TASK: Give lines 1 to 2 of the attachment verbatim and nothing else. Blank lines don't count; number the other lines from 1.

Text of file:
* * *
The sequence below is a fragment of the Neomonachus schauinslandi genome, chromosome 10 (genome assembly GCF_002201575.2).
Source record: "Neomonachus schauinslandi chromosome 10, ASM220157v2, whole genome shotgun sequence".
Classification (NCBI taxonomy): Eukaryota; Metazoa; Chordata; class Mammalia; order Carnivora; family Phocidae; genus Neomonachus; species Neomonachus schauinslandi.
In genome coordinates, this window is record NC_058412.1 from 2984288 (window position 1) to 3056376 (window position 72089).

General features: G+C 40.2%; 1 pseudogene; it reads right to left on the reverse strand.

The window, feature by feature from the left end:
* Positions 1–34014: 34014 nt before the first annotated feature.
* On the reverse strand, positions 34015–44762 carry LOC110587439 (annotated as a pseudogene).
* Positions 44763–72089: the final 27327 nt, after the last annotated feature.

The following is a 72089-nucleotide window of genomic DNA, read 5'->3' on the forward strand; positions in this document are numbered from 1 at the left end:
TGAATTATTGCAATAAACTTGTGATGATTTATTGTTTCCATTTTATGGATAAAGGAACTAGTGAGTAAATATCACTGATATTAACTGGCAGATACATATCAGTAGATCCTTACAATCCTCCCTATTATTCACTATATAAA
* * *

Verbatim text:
The sequence below is a fragment of the Neomonachus schauinslandi genome, chromosome 10 (genome assembly GCF_002201575.2).
Source record: "Neomonachus schauinslandi chromosome 10, ASM220157v2, whole genome shotgun sequence".